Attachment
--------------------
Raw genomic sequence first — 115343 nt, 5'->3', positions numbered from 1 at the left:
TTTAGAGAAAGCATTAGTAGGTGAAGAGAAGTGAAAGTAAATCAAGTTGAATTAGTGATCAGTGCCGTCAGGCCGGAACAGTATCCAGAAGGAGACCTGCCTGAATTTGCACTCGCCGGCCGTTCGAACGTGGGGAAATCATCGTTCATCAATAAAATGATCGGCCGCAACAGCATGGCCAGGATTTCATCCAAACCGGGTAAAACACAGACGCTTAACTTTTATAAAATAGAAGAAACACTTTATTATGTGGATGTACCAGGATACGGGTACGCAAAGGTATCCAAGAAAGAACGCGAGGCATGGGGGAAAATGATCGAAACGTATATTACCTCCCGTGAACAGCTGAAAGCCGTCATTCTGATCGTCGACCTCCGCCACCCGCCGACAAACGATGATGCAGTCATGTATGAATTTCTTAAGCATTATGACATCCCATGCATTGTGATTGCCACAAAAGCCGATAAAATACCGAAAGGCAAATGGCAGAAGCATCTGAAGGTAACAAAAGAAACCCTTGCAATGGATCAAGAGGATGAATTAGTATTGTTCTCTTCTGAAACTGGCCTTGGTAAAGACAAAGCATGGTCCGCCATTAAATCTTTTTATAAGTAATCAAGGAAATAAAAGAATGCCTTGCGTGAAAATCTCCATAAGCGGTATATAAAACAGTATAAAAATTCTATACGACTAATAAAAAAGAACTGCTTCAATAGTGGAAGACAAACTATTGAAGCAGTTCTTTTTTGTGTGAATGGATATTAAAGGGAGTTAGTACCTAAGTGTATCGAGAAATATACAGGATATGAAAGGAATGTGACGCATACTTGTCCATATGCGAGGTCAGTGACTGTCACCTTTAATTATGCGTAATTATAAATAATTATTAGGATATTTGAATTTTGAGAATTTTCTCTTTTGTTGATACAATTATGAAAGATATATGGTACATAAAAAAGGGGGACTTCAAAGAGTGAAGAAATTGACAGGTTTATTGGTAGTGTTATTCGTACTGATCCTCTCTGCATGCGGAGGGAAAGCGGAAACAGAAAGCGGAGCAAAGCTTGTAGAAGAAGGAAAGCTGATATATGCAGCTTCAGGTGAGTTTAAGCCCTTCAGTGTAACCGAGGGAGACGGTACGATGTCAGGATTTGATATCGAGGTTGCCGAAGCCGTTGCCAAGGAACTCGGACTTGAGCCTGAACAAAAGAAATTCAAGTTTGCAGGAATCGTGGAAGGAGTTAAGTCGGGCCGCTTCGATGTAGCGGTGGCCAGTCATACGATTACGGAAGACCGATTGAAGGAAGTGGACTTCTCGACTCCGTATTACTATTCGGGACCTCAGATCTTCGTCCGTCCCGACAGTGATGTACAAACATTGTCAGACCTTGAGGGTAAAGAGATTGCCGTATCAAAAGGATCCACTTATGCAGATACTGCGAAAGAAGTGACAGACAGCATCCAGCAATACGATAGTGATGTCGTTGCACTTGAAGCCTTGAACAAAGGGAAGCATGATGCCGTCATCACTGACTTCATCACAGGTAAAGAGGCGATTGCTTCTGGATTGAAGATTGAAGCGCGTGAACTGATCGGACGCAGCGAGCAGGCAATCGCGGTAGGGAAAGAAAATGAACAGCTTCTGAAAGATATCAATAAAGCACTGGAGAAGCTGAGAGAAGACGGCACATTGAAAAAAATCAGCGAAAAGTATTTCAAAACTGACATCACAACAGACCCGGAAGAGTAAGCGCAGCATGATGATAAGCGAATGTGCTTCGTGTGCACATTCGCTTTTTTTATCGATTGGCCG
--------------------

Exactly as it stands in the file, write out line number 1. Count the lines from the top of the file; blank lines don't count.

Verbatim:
Raw genomic sequence first — 115343 nt, 5'->3', positions numbered from 1 at the left: